State of New York Supreme Court, Appellate Division Third Judicial Department
November 8, 2012
IN THE MATTER OF STEVEN U. TEITELBAUM, AN ATTORNEY. COMMITTEE ON PROFESSIONAL STANDARDS, PETITIONER; STEVEN U. TEITELBAUM, RESPONDENT.
MEMORANDUM AND ORDER
(Attorney Registration No. 1030394)
Calendar Date: September 4, 2012
Before: Mercure, J.P., Rose, Spain, Kavanagh and Egan Jr., JJ.
Respondent was admitted to practice by this Court in 1976. He maintains an office for the practice of law in the hamlet of Slingerlands, Albany County.
Respondent has not answered or otherwise replied to a petition of charges or to petitioner's subsequent motion for a default judgment, both of which were personally served upon him. In support of its motion, petitioner has filed proof by affidavit with supporting exhibits of the facts constituting the alleged professional misconduct. Under such circumstances, respondent is deemed to have admitted the charges, and we grant petitioner's motion (see e.g. Matter of Dayton, 94 AD3d 1329 ).
Further, based on such admission and the proof submitted by petitioner, we find respondent guilty of the charged misconduct.
In violation of the attorney disciplinary rules as charged and specified in the petition, respondent neglected a client matter, failed to communicate with a client, engaged in unprofessional, discourteous and vulgar conduct towards an attorney, failed to cooperate with petitioner in an investigation of his conduct and failed to account to his client for work performed and remit funds belonging to a client (see Rules of Professional Conduct [22 NYCRR 1200.0] rules 1.3 [b], 1.4, 8.4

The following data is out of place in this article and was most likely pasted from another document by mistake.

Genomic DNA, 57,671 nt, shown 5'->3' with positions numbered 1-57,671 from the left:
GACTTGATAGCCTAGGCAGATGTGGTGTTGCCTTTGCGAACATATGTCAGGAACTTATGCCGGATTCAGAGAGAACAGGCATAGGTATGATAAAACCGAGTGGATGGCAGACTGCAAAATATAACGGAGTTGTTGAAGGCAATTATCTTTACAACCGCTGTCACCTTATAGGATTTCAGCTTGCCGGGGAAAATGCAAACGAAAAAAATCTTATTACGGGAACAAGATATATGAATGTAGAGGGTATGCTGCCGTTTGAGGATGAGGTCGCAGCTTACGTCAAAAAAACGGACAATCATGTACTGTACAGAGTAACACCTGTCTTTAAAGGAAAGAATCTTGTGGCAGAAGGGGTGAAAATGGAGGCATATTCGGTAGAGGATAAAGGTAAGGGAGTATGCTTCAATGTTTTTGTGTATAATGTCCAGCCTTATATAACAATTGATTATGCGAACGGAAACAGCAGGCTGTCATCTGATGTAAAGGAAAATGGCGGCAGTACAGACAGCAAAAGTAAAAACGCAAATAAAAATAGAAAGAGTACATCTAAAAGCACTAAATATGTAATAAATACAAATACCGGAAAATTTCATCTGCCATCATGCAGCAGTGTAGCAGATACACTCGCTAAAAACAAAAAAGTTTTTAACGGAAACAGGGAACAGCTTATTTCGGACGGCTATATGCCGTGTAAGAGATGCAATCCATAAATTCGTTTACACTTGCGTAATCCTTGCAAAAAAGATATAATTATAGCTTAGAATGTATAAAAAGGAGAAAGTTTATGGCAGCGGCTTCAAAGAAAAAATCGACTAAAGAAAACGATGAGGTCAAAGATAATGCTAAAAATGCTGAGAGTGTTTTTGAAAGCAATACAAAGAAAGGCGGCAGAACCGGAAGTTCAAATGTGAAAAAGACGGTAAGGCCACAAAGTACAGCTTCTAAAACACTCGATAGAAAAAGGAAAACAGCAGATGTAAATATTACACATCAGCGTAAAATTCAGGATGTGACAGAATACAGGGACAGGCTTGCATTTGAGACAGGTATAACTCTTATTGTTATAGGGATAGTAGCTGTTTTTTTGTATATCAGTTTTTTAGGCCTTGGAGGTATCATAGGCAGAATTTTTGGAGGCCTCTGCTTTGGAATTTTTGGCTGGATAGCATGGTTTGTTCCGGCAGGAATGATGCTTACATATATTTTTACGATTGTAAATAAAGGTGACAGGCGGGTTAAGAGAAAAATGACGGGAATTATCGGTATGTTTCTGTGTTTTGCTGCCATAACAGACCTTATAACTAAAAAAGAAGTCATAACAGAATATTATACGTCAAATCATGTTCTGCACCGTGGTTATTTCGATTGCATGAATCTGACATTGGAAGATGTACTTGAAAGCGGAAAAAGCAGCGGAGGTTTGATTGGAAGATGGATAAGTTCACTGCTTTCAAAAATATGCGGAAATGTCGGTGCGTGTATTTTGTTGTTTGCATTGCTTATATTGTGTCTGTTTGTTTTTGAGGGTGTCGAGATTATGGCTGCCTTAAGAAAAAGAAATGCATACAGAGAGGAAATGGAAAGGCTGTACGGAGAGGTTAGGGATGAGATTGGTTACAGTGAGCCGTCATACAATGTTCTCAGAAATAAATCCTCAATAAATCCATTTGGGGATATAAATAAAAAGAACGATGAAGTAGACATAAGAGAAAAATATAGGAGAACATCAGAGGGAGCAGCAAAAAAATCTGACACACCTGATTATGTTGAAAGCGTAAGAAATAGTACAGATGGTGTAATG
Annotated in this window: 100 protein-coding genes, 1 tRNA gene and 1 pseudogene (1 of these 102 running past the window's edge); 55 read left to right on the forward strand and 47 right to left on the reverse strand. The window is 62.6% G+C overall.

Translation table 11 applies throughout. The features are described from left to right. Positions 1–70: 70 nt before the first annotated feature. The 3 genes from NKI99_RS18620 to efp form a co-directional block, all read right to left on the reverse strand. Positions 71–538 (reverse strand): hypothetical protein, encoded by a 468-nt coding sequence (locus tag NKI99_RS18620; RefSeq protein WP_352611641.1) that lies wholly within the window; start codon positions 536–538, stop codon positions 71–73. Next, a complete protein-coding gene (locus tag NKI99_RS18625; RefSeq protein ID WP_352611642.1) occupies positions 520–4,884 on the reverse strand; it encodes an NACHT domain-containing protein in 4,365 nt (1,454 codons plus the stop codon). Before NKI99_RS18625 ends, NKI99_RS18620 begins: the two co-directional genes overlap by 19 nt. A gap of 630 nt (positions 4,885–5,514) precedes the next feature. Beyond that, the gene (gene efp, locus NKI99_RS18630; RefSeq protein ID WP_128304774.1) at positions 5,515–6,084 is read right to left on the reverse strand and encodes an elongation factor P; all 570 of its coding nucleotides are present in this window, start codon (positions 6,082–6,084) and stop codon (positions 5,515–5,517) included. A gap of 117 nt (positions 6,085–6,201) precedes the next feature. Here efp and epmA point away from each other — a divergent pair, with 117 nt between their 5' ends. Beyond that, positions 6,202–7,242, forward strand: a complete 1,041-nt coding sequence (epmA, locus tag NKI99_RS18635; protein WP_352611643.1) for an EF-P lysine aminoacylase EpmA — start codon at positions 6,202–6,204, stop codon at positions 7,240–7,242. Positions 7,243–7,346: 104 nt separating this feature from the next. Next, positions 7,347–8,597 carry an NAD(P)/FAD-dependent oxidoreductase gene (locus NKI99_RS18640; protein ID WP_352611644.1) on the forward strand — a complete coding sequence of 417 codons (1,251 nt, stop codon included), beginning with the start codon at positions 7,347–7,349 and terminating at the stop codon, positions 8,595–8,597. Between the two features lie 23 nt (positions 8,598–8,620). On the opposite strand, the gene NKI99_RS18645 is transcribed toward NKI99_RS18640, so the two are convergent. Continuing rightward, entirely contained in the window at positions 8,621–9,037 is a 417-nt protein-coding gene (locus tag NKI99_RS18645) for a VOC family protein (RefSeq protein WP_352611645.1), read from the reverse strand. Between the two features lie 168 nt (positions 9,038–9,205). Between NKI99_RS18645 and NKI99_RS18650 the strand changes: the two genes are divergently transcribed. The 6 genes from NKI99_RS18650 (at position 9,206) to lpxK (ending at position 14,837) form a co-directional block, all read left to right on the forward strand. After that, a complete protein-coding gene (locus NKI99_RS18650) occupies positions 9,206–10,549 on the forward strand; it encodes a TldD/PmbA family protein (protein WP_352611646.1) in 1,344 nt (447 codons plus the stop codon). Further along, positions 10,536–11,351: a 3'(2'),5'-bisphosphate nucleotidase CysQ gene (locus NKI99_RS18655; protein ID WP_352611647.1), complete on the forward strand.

[d], 1.15 [c] ). Respondent's misconduct is aggravated by his disciplinary record, which includes three prior letters of caution and a 2012 letter of admonition, all for similar misconduct. Furthermore, respondent's failure to respond to the petition of charges and the instant default judgment motion demonstrates a disregard for his fate as an attorney.
We conclude that, in order to protect the public, deter similar misconduct and preserve the reputation of the bar, respondent should be suspended from the practice of law for a period of two years (see e.g. Matter of Dayton, supra; Matter of Tang, 55 AD3d 941 ).
Mercure, J.P., Rose, Spain, Kavanagh and Egan Jr., JJ., concur.
ORDERED that petitioner's motion for a default judgment is granted; and it is further
ORDERED that respondent is found guilty of the professional misconduct set forth in the petition; and it is further
ORDERED that respondent is suspended from the practice of law for a period of two years, effective immediately, and until further order of this Court; and it is further
ORDERED that, for the period of suspension, respondent is commanded to desist and refrain from the practice of law in any form either as principal or agent, clerk or employee of another; and respondent is hereby forbidden to appear as an attorney or counselor-at-law before any court, judge, justice, board, commission or other public authority, or to give to another an opinion as to the law or its application, or any advice in relation thereto; and it is further
ORDERED that respondent shall comply with the provisions of this Court's rules regulating the conduct of suspended attorneys (see 22 NYCRR 806.9).
Robert D. Mayberger Clerk of the Court
© 1992-2012 VersusLaw Inc.